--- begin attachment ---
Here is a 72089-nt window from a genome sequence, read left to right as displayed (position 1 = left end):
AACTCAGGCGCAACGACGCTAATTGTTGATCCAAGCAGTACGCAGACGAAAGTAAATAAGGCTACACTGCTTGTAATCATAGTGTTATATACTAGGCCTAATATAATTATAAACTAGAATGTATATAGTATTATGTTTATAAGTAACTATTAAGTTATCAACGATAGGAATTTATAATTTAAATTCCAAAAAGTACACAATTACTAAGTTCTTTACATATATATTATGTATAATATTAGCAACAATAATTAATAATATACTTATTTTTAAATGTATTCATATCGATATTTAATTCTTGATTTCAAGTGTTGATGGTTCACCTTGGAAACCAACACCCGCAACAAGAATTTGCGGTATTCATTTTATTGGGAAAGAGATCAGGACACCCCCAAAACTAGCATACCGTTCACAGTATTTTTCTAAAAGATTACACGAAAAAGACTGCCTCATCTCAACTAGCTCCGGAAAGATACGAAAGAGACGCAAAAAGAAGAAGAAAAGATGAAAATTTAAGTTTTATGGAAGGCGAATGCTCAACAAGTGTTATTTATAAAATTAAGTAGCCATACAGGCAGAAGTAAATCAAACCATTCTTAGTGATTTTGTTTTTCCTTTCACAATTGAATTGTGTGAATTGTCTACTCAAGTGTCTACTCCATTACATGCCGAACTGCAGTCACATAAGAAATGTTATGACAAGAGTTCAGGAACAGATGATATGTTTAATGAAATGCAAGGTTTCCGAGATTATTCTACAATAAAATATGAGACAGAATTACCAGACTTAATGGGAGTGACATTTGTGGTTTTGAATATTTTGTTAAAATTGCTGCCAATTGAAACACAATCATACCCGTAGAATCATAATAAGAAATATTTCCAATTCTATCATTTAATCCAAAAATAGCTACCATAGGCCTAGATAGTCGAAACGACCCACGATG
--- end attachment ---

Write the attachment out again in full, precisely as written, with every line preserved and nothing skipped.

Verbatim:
Here is a 72089-nt window from a genome sequence, read left to right as displayed (position 1 = left end):
AACTCAGGCGCAACGACGCTAATTGTTGATCCAAGCAGTACGCAGACGAAAGTAAATAAGGCTACACTGCTTGTAATCATAGTGTTATATACTAGGCCTAATATAATTATAAACTAGAATGTATATAGTATTATGTTTATAAGTAACTATTAAGTTATCAACGATAGGAATTTATAATTTAAATTCCAAAAAGTACACAATTACTAAGTTCTTTACATATATATTATGTATAATATTAGCAACAATAATTAATAATATACTTATTTTTAAATGTATTCATATCGATATTTAATTCTTGATTTCAAGTGTTGATGGTTCACCTTGGAAACCAACACCCGCAACAAGAATTTGCGGTATTCATTTTATTGGGAAAGAGATCAGGACACCCCCAAAACTAGCATACCGTTCACAGTATTTTTCTAAAAGATTACACGAAAAAGACTGCCTCATCTCAACTAGCTCCGGAAAGATACGAAAGAGACGCAAAAAGAAGAAGAAAAGATGAAAATTTAAGTTTTATGGAAGGCGAATGCTCAACAAGTGTTATTTATAAAATTAAGTAGCCATACAGGCAGAAGTAAATCAAACCATTCTTAGTGATTTTGTTTTTCCTTTCACAATTGAATTGTGTGAATTGTCTACTCAAGTGTCTACTCCATTACATGCCGAACTGCAGTCACATAAGAAATGTTATGACAAGAGTTCAGGAACAGATGATATGTTTAATGAAATGCAAGGTTTCCGAGATTATTCTACAATAAAATATGAGACAGAATTACCAGACTTAATGGGAGTGACATTTGTGGTTTTGAATATTTTGTTAAAATTGCTGCCAATTGAAACACAATCATACCCGTAGAATCATAATAAGAAATATTTCCAATTCTATCATTTAATCCAAAAATAGCTACCATAGGCCTAGATAGTCGAAACGACCCACGATG